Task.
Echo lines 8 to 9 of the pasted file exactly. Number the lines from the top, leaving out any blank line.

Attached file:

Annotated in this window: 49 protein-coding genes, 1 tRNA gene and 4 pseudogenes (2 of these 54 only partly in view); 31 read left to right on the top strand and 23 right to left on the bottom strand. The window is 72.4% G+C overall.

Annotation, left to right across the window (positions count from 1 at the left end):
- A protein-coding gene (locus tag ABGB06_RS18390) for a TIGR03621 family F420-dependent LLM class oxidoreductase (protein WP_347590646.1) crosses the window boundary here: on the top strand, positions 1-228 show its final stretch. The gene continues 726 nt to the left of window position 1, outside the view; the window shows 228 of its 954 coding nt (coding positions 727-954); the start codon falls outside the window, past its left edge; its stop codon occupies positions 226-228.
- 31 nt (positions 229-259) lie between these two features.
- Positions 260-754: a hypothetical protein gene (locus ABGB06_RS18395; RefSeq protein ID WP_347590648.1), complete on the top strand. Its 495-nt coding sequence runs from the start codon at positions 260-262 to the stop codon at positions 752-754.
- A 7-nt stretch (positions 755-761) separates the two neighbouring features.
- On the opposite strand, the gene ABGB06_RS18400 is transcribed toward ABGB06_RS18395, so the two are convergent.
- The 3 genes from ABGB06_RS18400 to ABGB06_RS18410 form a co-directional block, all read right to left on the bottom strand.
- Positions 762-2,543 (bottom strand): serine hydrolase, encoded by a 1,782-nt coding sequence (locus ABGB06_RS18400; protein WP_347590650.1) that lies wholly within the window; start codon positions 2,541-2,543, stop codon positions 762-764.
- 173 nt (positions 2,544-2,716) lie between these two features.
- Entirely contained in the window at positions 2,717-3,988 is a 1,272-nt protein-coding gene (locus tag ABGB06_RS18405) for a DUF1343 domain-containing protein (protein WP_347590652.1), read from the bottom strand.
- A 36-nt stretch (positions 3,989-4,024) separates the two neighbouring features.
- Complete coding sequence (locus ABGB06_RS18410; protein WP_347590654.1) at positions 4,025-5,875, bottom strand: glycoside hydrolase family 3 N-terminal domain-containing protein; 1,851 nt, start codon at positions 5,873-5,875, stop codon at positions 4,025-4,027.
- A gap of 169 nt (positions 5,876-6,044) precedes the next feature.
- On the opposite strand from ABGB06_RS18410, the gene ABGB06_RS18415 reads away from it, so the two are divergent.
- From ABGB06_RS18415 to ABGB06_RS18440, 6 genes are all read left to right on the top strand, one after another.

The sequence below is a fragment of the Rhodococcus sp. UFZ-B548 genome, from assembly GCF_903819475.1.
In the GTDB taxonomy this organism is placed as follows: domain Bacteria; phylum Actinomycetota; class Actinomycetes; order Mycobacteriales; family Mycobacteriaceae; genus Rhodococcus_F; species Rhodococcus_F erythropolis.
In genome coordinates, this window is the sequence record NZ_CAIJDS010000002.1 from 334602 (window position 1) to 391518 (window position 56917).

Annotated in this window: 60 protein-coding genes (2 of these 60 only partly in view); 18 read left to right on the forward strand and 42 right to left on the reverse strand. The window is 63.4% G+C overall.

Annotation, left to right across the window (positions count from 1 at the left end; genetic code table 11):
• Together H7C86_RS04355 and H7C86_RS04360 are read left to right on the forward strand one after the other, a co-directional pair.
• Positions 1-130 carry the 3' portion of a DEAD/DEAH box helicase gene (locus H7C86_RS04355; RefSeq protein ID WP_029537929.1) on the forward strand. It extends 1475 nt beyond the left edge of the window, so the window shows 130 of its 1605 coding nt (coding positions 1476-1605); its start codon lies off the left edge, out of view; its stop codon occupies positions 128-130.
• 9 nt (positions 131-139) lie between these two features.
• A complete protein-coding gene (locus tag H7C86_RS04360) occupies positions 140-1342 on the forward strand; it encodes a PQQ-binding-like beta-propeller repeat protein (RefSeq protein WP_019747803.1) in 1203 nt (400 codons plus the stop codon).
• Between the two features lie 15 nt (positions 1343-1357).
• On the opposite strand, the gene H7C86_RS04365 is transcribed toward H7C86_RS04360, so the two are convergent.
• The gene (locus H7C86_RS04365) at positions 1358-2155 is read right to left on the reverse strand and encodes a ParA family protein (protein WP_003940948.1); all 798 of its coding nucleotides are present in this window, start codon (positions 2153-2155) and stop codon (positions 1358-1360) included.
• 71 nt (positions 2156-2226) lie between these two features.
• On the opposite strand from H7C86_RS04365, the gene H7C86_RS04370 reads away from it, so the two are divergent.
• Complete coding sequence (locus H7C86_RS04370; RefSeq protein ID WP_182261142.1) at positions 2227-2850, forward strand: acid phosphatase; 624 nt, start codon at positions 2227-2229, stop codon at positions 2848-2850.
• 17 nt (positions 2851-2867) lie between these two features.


- The 3 genes from ABGB06_RS18400 to ABGB06_RS18410 form a co-directional block, all read right to left on the bottom strand.
- Positions 762-2,543 (bottom strand): serine hydrolase, encoded by a 1,782-nt coding sequence (locus ABGB06_RS18400; protein WP_347590650.1) that lies wholly within the window; start codon positions 2,541-2,543, stop codon positions 762-764.